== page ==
Duke researchers hope new treatment can block breast cancer relapse
Posted June 8, 2016 12:40 p.m. EDT
Updated June 10, 2016 5:01 a.m. EDT
One of the great mysteries of breast cancer is how cancer sometimes returns years after a patient seems to be cured.
It emerges after hiding dormant inside bone marrow. Duke University scientists may have found a way to block cancer cells from hiding in the bones.
Doctors know that breast cancer is more treatable when all of the cancer is still within the primary tumor.
"When a breast cancer cell leaves the primary tumor and enters the blood stream, that's like being on a highway where you can go anywhere in the body," said Duke cancer researcher Dr. Dorothy Sipkins.
Sipkins says even in breast cancer's early stages, cancer cells can migrate to bone marrow where they lie dormant and can cause relapse years later.
"Once they suffer this distant relapse of the disease, it's incurable at that stage," Sipkins said.
In a study published in Science and Translational Medicine, Sipkins and colleagues looked at this process in mouse models. They found that hormone receptor positive tumor cells in vessels use a specific molecule called E-Selectin to enter the bone marrow.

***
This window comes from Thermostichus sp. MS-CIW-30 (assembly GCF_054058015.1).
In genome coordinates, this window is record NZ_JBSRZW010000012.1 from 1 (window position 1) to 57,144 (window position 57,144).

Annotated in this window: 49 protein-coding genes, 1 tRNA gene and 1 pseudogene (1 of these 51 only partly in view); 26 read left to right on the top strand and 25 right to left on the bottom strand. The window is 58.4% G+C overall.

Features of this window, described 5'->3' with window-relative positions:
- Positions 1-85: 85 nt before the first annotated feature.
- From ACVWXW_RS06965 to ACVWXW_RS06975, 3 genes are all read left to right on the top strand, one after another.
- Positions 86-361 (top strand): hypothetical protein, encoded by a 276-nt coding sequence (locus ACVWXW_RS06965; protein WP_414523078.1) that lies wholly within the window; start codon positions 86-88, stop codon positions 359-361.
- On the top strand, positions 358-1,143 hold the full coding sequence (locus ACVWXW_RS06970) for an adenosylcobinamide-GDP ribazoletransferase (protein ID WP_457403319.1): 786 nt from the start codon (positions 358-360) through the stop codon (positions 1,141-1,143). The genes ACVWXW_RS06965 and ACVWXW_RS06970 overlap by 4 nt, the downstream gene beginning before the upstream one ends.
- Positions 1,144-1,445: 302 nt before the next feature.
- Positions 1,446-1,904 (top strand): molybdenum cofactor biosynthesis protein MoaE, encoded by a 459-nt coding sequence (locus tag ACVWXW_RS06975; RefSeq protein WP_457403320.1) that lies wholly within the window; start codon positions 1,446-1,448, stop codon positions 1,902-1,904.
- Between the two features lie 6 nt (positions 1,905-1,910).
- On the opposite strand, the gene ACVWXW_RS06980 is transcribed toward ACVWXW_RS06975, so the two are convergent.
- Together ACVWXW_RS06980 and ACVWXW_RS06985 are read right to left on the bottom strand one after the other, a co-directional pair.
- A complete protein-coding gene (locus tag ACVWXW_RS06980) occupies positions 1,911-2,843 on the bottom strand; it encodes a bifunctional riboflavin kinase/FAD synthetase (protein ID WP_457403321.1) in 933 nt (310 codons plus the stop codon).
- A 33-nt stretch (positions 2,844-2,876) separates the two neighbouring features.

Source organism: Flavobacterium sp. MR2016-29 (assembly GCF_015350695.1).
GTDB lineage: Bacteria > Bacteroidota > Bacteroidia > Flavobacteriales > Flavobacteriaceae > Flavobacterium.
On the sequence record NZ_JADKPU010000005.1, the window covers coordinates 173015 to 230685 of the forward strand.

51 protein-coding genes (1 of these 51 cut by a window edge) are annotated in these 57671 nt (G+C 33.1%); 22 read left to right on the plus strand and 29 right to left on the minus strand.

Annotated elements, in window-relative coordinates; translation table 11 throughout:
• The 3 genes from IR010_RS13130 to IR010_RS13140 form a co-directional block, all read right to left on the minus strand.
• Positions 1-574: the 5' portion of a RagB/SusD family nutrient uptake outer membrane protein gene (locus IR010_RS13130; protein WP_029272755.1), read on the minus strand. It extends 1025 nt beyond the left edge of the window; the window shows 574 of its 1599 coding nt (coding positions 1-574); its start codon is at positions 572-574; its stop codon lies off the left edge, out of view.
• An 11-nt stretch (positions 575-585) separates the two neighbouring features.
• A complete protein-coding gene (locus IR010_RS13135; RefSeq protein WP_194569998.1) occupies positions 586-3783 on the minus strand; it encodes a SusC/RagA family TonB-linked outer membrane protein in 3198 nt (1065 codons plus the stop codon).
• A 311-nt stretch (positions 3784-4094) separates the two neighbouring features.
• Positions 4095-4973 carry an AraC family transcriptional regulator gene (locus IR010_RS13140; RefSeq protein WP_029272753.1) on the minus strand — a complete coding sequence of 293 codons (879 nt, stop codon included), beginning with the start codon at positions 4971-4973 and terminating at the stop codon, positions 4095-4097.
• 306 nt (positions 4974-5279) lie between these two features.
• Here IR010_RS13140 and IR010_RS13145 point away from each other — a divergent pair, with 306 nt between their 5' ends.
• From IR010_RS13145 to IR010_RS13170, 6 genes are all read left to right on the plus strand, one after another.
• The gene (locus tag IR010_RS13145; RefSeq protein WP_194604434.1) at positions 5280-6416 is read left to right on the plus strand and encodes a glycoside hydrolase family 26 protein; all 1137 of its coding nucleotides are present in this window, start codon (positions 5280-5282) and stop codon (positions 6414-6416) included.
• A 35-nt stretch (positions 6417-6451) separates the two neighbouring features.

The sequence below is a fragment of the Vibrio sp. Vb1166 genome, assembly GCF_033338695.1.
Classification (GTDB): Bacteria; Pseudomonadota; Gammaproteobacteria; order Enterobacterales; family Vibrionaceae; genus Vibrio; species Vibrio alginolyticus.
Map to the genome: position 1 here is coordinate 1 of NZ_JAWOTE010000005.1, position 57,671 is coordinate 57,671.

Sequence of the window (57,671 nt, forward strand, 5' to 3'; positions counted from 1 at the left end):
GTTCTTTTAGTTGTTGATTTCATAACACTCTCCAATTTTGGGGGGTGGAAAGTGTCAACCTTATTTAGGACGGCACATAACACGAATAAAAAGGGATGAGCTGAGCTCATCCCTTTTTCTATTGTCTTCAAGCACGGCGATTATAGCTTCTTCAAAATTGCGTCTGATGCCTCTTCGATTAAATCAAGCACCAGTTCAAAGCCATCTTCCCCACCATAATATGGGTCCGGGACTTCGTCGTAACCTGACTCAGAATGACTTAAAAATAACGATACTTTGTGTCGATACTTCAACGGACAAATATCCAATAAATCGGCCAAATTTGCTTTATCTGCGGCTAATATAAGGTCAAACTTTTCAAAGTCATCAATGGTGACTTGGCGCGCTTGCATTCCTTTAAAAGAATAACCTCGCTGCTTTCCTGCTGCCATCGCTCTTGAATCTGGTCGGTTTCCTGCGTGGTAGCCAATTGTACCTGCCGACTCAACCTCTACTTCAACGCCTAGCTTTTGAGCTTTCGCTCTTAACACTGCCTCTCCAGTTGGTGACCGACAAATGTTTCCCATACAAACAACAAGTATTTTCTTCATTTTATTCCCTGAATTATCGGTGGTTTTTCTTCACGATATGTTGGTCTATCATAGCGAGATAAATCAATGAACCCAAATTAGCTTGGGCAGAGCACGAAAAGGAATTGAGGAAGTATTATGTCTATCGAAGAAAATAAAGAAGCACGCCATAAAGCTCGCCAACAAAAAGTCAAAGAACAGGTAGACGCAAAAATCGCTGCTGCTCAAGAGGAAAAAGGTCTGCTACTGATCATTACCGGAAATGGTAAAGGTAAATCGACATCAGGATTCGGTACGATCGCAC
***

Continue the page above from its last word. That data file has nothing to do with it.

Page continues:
Researchers found a way to block E-Selectin, so the cancer cells don't recognize the tiny bone marrow vessels.
"So, instead of docking on the vessel wall in the bone marrow and then entering the bone, instead they're stuck out in the circulation," Sipkins said.
For cancer cells already anchored within bone marrow, Sipkins' team found that the drug Plerixafor flushes them back out into the blood stream where they are more vulnerable to the immune system and cancer therapies.
Hormone receptor-positive breast cancers are the most common type, so if this concept moves forward to human trials and is found safe and effective, Sipkins says it could help prevent these relapses and prevent more deaths from breast cancer.